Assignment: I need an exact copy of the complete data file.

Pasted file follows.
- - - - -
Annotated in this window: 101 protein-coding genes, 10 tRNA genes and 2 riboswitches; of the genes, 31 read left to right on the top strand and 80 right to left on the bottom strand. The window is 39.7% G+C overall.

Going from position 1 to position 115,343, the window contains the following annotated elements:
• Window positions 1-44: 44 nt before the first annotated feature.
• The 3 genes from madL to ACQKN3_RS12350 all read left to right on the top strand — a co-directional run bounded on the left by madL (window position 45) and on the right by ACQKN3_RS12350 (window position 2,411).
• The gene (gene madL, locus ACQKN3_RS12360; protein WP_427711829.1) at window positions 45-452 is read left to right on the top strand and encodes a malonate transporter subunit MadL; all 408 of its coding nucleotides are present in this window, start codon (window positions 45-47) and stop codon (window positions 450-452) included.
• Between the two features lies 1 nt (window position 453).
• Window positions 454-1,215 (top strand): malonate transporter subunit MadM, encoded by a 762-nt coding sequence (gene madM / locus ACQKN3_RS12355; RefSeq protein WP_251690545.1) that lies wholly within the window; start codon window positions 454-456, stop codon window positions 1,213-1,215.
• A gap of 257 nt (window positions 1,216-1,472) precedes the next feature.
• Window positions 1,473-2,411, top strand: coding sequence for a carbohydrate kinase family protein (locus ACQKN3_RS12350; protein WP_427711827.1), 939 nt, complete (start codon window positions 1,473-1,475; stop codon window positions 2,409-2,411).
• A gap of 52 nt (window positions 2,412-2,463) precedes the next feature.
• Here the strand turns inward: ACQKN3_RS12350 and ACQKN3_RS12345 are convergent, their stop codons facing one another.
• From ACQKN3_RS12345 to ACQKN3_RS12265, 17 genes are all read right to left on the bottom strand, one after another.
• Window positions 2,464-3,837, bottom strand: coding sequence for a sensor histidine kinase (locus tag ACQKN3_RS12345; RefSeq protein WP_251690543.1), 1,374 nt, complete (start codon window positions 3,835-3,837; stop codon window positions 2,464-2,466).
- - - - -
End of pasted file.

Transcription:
Annotated in this window: 101 protein-coding genes, 10 tRNA genes and 2 riboswitches; of the genes, 31 read left to right on the top strand and 80 right to left on the bottom strand. The window is 39.7% G+C overall.

Going from position 1 to position 115,343, the window contains the following annotated elements:
• Window positions 1-44: 44 nt before the first annotated feature.
• The 3 genes from madL to ACQKN3_RS12350 all read left to right on the top strand — a co-directional run bounded on the left by madL (window position 45) and on the right by ACQKN3_RS12350 (window position 2,411).
• The gene (gene madL, locus ACQKN3_RS12360; protein WP_427711829.1) at window positions 45-452 is read left to right on the top strand and encodes a malonate transporter subunit MadL; all 408 of its coding nucleotides are present in this window, start codon (window positions 45-47) and stop codon (window positions 450-452) included.
• Between the two features lies 1 nt (window position 453).
• Window positions 454-1,215 (top strand): malonate transporter subunit MadM, encoded by a 762-nt coding sequence (gene madM / locus ACQKN3_RS12355; RefSeq protein WP_251690545.1) that lies wholly within the window; start codon window positions 454-456, stop codon window positions 1,213-1,215.
• A gap of 257 nt (window positions 1,216-1,472) precedes the next feature.
• Window positions 1,473-2,411, top strand: coding sequence for a carbohydrate kinase family protein (locus ACQKN3_RS12350; protein WP_427711827.1), 939 nt, complete (start codon window positions 1,473-1,475; stop codon window positions 2,409-2,411).
• A gap of 52 nt (window positions 2,412-2,463) precedes the next feature.
• Here the strand turns inward: ACQKN3_RS12350 and ACQKN3_RS12345 are convergent, their stop codons facing one another.
• From ACQKN3_RS12345 to ACQKN3_RS12265, 17 genes are all read right to left on the bottom strand, one after another.
• Window positions 2,464-3,837, bottom strand: coding sequence for a sensor histidine kinase (locus tag ACQKN3_RS12345; RefSeq protein WP_251690543.1), 1,374 nt, complete (start codon window positions 3,835-3,837; stop codon window positions 2,464-2,466).